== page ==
The first of 14 UK Royal Air Force (RAF) Lockheed Martin C-130J-30 tactical transports to undergo a life-extending centre wingbox replacement has been returned to squadron use at the service’s Brize Norton base in Oxfordshire.

Performed at UK C-130J design authority Marshall Aerospace and Defence Group’s Cambridge airport site in the east of England, the work “will enable the RAF fleet to remain in operation until 2035 and beyond”, the company says.

RAF C-130J

Source: Marshall Aerospace and Defence Group

Structural update will enable tactical transport to remain in use until 2035

The UK Ministry of Defence (MoD) placed a £110 million ($144 million) contract in July 2017 for the modification, which is conducted using Lockheed-produced kits. The structural enhancement “extends the service life of the centre wingbox by up to three times”, Marshall says.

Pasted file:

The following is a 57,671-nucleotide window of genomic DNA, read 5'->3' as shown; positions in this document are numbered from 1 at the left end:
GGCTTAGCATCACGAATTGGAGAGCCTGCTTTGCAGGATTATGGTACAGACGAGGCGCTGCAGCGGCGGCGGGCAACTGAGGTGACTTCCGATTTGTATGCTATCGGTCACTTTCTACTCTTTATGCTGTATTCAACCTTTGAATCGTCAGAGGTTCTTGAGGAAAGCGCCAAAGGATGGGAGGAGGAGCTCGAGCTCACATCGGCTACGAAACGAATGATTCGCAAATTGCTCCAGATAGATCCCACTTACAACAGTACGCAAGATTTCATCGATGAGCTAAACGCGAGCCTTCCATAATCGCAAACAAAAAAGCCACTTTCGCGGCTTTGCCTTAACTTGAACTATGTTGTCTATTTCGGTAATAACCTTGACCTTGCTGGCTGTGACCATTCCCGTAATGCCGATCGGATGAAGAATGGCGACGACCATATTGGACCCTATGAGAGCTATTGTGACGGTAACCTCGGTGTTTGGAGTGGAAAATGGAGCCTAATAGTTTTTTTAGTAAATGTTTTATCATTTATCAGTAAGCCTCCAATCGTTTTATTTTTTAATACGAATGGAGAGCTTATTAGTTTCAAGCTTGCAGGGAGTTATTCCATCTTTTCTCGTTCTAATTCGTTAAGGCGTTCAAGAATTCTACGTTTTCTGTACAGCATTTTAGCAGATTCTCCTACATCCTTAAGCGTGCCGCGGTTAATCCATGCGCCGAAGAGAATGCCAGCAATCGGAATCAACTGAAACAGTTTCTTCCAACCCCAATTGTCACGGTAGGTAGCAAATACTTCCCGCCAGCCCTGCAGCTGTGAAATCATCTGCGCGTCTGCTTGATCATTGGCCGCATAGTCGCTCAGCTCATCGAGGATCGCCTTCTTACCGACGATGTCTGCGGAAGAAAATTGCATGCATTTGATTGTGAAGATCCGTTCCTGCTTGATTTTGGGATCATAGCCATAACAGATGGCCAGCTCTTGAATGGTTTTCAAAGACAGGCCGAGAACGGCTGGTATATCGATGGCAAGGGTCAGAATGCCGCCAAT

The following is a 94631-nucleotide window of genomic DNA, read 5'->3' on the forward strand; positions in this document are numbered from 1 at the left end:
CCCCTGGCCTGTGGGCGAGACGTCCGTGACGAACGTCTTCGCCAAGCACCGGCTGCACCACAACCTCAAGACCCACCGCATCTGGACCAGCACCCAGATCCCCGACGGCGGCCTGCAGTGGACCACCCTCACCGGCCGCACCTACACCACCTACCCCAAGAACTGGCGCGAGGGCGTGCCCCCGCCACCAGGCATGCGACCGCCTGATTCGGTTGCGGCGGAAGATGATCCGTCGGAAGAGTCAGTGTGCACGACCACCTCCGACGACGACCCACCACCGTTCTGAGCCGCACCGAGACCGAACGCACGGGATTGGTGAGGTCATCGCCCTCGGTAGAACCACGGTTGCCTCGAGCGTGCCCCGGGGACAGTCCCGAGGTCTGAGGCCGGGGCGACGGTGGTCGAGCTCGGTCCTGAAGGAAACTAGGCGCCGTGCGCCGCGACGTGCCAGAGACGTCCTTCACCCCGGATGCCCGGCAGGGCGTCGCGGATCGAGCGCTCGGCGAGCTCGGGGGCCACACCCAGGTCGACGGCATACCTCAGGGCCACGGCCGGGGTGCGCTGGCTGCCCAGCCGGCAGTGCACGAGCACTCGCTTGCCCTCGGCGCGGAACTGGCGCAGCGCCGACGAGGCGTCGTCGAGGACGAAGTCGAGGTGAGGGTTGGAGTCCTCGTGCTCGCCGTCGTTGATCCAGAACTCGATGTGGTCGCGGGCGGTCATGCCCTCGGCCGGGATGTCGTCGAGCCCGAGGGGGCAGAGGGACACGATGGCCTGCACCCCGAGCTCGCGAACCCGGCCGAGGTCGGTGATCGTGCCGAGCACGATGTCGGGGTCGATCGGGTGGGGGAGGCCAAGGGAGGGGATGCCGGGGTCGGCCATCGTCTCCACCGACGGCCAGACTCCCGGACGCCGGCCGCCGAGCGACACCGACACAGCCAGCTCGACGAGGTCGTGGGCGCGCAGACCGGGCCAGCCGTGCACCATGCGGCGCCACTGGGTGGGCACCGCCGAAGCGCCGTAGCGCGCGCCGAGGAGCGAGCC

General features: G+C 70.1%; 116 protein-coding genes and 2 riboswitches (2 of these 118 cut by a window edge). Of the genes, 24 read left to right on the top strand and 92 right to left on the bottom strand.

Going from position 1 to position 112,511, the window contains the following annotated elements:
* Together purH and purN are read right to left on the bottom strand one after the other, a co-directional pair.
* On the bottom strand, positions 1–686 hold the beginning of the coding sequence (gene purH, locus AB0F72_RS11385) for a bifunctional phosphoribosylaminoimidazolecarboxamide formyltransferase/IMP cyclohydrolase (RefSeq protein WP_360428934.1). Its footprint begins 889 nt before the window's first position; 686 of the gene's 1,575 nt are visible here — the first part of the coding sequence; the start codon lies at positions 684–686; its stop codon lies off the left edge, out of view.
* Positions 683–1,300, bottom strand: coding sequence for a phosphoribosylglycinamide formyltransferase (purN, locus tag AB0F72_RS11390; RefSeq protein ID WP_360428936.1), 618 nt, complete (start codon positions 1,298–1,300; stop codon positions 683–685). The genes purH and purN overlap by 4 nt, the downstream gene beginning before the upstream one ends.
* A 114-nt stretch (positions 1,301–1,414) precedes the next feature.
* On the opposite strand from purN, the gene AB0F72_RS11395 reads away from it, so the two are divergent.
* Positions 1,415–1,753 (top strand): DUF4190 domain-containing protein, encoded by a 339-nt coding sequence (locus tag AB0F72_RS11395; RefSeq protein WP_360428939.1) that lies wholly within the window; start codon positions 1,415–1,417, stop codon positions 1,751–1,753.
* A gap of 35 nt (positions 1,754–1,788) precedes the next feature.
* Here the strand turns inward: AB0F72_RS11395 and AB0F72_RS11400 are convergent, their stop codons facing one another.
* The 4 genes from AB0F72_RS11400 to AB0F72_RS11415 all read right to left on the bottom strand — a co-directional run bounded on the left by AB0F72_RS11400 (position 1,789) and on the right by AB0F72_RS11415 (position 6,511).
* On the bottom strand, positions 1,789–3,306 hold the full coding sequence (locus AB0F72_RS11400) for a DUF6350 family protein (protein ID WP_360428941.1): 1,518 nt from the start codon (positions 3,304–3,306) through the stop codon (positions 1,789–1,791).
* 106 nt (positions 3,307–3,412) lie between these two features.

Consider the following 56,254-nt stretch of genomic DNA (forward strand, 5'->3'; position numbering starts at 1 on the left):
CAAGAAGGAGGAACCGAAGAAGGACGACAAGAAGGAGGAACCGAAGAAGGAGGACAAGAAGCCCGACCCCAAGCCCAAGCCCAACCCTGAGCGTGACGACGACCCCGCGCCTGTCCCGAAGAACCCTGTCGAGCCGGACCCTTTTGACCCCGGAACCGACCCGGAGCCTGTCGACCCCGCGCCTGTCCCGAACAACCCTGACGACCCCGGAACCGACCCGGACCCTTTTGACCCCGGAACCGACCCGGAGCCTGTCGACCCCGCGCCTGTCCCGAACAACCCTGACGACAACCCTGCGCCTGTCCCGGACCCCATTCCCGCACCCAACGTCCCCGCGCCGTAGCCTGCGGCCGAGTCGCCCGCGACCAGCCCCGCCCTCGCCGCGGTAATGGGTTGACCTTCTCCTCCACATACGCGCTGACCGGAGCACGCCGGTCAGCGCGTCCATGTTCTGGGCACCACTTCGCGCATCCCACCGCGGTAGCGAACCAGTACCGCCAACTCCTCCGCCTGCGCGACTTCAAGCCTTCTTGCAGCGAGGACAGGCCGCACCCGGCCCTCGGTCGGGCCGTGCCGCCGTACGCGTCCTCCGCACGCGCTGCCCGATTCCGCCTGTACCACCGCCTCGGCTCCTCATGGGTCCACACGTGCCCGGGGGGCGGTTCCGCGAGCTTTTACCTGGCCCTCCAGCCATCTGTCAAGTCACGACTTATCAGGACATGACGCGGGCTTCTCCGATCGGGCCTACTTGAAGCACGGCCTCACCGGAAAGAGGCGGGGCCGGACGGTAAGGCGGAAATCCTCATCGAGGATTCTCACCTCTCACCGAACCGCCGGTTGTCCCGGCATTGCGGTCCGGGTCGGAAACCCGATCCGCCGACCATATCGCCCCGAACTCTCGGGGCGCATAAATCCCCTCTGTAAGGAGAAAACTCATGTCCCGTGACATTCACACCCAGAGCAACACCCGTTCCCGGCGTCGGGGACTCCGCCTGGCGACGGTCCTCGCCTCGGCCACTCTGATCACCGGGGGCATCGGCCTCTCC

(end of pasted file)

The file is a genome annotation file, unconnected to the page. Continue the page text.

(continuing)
A 23-year-old example, the lead C4-model airframe (ZH867) underwent the work “in parallel with scheduled maintenance, to maximise fleet availability”, the company says. “Modification of the second aircraft is already well under way,” it adds.

Separately, Marshall in late July transferred a former RAF-owned C-130J to its new owner the US Navy, for use in support of its Blue Angels demonstration team.

C-130J Blue Angels

Source: US Navy

Blue Angels’ new airlifter was previously owned by the UK

Having undergone depth maintenance, minor modification and repainting in the UK, the transport (now registered 170000) arrived in Fort Worth, Texas on 4 August. It will be based at NAS Pensacola in Florida, and employed starting from the Blue Angels’ 2021 display season.

Cirium fleets data shows that the short-fuselage C-130J was introduced to service by the RAF in 2001, as a C5-model transport (ZH885).

Having retired all its Hercules C5s from use, the UK MoD has also sold Marshall-prepared secondhand examples to the air forces of Bahrain and Bangladesh.